Hey, thanks for the feedback gents, and the DC link.
Particularly this bit:
“There was a study some years back which included 3 groups–elite sumo wrestlers who did no weight training whatsoever, advanced bodybuilders and advanced powerlifters–about 20 in each group. Now there is a lot of variables here but they took the lean muscle mass of each group and divided it by their height in inches. Surprisingly the sumo wrestlers came out well ahead of the powerlifters (2nd) and the bodybuilders (very close 3rd). This is a group who did no weight training at all but engorged themselves with food trying to bring their bodyweight up to dramatic levels. How is a group that is doing no weight training having more muscle mass per inch of height than powerlifters and bodybuilders? For anyone that doubts food is the greatest anabolic in your arsenal, you better get up to speed and on the same page as what my trainees have found out. Gee now what would happen if you actually ate to get dramatically larger like a sumo, but actually weight trained like a powerbuilder (which is what we train like), and also did enough cardio/carb cuttoffs etc to keep bodyfat at bay while doing all this? Are you guys coming around to how I think yet…in how to become the biggest bodybuilder at the quickest rate but keeping leaness on that journey?”
I’m thinking I might train DC, but go Sumo-style chanko eating, twice a day.
I know, it’s fuct.
But here’s something else I found that some might find interesting:
Midnight Snack Won’t Pack Fat
Activity, Not Meal Timing, Key to Weight Control
By Daniel DeNoon
WebMD Medical News
Feb. 2, 2006 - A midnight snack won’t make you fatter than a midmorning munch, monkey studies show.
It’s a widely accepted truism that food eaten after dark is more fattening than the same food eaten in the light of day. And there’s a reason to believe this: The body does slow down at night.
Researchers have tried to look at the issue, but it’s been hard to do a definitive study in humans. That’s why Judy L. Cameron, PhD, senior scientist at the Oregon National Primate Research Center in Beaverton, looked at 20 female monkeys instead.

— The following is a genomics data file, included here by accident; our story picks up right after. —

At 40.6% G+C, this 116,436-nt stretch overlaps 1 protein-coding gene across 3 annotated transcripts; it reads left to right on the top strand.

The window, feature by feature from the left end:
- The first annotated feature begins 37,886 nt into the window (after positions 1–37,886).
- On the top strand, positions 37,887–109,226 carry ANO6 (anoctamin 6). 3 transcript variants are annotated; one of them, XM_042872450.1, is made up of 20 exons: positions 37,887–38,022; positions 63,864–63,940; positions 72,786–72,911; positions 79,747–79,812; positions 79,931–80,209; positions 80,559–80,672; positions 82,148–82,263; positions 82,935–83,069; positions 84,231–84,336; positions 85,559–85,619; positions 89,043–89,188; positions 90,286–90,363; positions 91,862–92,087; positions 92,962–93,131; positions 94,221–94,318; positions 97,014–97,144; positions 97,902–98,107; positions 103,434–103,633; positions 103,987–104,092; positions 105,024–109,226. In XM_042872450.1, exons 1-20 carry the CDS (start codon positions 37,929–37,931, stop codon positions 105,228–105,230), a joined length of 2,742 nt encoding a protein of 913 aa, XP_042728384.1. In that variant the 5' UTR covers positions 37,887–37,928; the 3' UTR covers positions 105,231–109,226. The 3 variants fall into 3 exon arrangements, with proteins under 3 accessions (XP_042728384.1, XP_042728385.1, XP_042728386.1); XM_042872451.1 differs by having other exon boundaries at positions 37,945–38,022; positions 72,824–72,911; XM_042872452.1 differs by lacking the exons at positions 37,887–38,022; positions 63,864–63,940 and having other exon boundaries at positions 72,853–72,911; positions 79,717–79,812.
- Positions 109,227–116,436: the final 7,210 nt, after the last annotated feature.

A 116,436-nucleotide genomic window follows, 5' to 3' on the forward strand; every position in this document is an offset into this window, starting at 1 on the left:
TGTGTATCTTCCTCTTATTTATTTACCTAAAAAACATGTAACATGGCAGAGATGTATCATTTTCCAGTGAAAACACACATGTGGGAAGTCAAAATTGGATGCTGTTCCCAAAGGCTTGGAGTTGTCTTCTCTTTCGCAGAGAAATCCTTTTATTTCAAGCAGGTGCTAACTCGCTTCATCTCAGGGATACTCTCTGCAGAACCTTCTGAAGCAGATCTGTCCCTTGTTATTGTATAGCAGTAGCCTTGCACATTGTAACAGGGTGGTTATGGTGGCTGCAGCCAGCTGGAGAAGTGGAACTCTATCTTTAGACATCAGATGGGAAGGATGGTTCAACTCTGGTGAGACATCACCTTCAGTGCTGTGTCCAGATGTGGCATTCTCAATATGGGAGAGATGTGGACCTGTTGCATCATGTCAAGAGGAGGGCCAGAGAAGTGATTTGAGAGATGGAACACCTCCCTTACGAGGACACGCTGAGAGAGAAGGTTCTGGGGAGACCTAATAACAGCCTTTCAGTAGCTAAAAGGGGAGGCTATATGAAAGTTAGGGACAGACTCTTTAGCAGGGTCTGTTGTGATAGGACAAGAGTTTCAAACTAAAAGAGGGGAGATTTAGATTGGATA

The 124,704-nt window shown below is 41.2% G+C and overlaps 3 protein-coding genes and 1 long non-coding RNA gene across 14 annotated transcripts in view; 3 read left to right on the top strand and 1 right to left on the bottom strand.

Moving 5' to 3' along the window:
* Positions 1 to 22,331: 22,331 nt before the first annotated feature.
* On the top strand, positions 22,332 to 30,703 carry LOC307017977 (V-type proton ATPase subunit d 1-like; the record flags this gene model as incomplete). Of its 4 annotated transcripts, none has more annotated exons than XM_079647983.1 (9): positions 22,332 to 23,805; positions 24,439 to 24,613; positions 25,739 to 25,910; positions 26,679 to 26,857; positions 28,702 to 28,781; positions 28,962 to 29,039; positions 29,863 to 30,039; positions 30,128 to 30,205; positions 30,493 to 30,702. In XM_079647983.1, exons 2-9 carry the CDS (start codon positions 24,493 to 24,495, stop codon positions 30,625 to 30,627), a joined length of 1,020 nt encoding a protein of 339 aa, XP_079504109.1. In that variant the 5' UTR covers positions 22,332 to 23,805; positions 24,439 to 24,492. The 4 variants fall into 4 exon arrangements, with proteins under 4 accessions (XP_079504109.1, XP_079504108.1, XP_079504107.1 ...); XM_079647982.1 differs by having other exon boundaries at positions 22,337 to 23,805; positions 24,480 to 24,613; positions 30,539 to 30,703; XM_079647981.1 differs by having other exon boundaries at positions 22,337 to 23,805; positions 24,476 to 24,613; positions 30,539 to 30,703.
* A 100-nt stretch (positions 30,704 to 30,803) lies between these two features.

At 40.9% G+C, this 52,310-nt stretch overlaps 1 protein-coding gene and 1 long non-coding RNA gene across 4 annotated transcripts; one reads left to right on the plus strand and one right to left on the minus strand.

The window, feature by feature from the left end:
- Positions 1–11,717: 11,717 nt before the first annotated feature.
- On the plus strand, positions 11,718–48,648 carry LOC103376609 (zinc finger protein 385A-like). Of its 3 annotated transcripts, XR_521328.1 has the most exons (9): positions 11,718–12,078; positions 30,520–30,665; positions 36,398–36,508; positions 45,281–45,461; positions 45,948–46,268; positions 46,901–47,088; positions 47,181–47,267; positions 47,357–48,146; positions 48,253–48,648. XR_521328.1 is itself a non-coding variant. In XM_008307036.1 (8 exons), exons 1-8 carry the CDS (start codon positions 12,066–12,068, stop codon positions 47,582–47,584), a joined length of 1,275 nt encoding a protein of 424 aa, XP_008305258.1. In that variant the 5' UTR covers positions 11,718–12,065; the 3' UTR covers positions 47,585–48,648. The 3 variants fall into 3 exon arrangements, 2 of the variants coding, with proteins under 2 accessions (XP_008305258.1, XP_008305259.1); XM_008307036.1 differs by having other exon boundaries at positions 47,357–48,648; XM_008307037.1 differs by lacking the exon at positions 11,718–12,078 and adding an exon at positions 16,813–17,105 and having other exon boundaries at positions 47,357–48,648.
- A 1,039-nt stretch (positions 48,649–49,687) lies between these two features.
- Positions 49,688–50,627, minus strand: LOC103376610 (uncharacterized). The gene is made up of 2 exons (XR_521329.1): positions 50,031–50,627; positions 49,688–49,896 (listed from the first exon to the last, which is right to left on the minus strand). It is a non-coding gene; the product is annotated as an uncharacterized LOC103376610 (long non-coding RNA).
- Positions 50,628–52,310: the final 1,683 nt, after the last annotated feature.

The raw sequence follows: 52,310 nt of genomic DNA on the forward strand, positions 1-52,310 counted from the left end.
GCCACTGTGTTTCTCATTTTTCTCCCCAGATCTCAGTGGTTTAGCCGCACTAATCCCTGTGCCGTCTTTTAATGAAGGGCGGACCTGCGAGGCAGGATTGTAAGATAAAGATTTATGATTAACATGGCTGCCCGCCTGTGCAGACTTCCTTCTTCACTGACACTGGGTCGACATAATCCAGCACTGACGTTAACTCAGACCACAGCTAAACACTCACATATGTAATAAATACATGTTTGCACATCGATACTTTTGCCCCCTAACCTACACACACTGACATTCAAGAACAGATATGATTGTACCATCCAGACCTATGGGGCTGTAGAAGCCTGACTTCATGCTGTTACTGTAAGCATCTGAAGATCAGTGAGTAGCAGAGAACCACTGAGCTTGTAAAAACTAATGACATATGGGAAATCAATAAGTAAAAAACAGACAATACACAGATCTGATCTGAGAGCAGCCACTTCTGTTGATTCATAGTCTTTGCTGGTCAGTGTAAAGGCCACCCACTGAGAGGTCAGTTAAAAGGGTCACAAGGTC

To mimic human menopause, Cameron’s team removed the monkeys’ ovaries. To mimic human junk food, the researchers fed the monkeys a high-fat diet. And because some of the monkeys ate about two-thirds of their calories at night, Cameron and colleagues were able to look at the effects of nighttime meals.
“The outcome was, there was no difference at all,” Cameron tells WebMD. “Whether they eat by day or by night, monkeys have an equal probability of gaining weight. So weight gain depends on how many calories we eat, and not when we eat them.”
When not doing monkey research, Cameron is professor of physiology and pharmacology, obstetrics and gynecology, and behavioral neuroscience at Oregon Health & Science University in Portland. She and her colleagues report their findings in the current issue of Obesity Research.
Weight Gain Knows No Clock
None of this surprises Leslie Bonci, MPH, RD, director of sports nutrition at the University of Pittsburgh Medical Center and nutritional consultant to the Pittsburgh Steelers football team.
“People just assume that after 6 p.m., calories that will become fat go straight to your butt,” Bonci tells WebMD. “But the body is clueless about what time it is when you eat too much. It knows how to store calories every hour of the day.”
For most of us, this is good news.
“We don’t have those lifestyles where we go to bed when the sun goes down,” Bonci says. “If it were true that nighttime eating made you fat, everyone in Spain would be obese – because they don’t eat dinner until 10 p.m.”
The myth that midnight snacks cause fat can be harmful, Cameron says, if your weight loss plan is simply to stop eating when the sun stops shining.
“The story one wants people to take home is you should watch your calorie intake,” she says. “Whenever you take in calories, they are going to matter. It is one thing not to eat at night. But if you want to lose weight, don’t eat so much during the day. Just not eating at night is not an effective strategy.”
The Key to Weight Control
Even though they ate a high-fat diet – nearly quadrupling their calories – not all of Cameron’s monkeys gained weight. A few got fat. Some stayed lean.
“It was mostly due to activity level,” Cameron says. “The strongest predictor of weight gain in adult monkeys was how active they were. Very active animals did not gain weight, and very sedentary animals gained quite a bit.”
But these are just monkeys – aren’t they? Actually, Cameron says that monkeys are a lot like humans in terms of how they eat, sleep, and exercise.
“We think monkeys are a very, very good model for humans,” she says. “As far as we can tell, their mechanisms of weight gain are the same as humans.”
A real problem with obesity research is that it’s almost impossible to know for sure how much human study participants actually eat and exercise. That’s not a problem in monkey studies. Cameron says we can look for more information to come from her monkeys – including studies on the impact of menopause and hormone replacement on weight.
SOURCES: Sullivan, E.L. Obesity Research, December 2005; vol 13: pp 2072-2080. Judy L. Cameron, PhD, senior scientist, Oregon National Primate Research Center, Beaverton; professor of physiology and pharmacology, obstetrics and gynecology, and behavioral neuroscience, Oregon Health & Science University, Portland. Leslie Bonci, MPH, RD, director of sports nutrition, University of Pittsburgh Medical Center; nutritional consultant to the Pittsburgh Steelers and the Pittsburgh Ballet Theatre company.
Food for thought.